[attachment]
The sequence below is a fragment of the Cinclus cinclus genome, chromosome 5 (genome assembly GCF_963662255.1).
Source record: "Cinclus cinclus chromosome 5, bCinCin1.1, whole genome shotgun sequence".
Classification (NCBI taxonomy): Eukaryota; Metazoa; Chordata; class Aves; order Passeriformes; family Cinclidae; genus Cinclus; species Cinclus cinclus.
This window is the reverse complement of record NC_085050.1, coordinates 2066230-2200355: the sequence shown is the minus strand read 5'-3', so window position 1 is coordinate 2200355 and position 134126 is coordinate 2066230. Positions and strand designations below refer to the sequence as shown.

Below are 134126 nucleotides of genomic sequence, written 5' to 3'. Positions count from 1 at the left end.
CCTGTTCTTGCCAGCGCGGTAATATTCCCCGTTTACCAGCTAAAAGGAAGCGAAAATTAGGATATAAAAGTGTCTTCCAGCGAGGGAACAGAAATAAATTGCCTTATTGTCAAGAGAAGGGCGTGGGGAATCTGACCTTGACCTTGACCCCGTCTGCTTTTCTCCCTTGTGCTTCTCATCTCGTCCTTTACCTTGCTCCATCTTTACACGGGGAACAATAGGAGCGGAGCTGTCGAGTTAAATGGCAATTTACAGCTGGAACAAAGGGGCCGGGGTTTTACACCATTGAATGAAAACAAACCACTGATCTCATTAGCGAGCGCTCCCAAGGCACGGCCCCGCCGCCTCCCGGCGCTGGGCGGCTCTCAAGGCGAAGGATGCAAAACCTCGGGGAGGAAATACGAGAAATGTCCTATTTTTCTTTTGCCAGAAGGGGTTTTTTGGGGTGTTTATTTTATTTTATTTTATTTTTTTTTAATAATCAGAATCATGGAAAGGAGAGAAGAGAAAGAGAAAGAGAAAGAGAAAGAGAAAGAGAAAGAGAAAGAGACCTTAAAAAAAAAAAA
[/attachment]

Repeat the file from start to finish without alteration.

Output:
The sequence below is a fragment of the Cinclus cinclus genome, chromosome 5 (genome assembly GCF_963662255.1).
Source record: "Cinclus cinclus chromosome 5, bCinCin1.1, whole genome shotgun sequence".
Classification (NCBI taxonomy): Eukaryota; Metazoa; Chordata; class Aves; order Passeriformes; family Cinclidae; genus Cinclus; species Cinclus cinclus.
This window is the reverse complement of record NC_085050.1, coordinates 2066230-2200355: the sequence shown is the minus strand read 5'-3', so window position 1 is coordinate 2200355 and position 134126 is coordinate 2066230. Positions and strand designations below refer to the sequence as shown.

Below are 134126 nucleotides of genomic sequence, written 5' to 3'. Positions count from 1 at the left end.
CCTGTTCTTGCCAGCGCGGTAATATTCCCCGTTTACCAGCTAAAAGGAAGCGAAAATTAGGATATAAAAGTGTCTTCCAGCGAGGGAACAGAAATAAATTGCCTTATTGTCAAGAGAAGGGCGTGGGGAATCTGACCTTGACCTTGACCCCGTCTGCTTTTCTCCCTTGTGCTTCTCATCTCGTCCTTTACCTTGCTCCATCTTTACACGGGGAACAATAGGAGCGGAGCTGTCGAGTTAAATGGCAATTTACAGCTGGAACAAAGGGGCCGGGGTTTTACACCATTGAATGAAAACAAACCACTGATCTCATTAGCGAGCGCTCCCAAGGCACGGCCCCGCCGCCTCCCGGCGCTGGGCGGCTCTCAAGGCGAAGGATGCAAAACCTCGGGGAGGAAATACGAGAAATGTCCTATTTTTCTTTTGCCAGAAGGGGTTTTTTGGGGTGTTTATTTTATTTTATTTTATTTTTTTTTAATAATCAGAATCATGGAAAGGAGAGAAGAGAAAGAGAAAGAGAAAGAGAAAGAGAAAGAGAAAGAGAAAGAGACCTTAAAAAAAAAAAA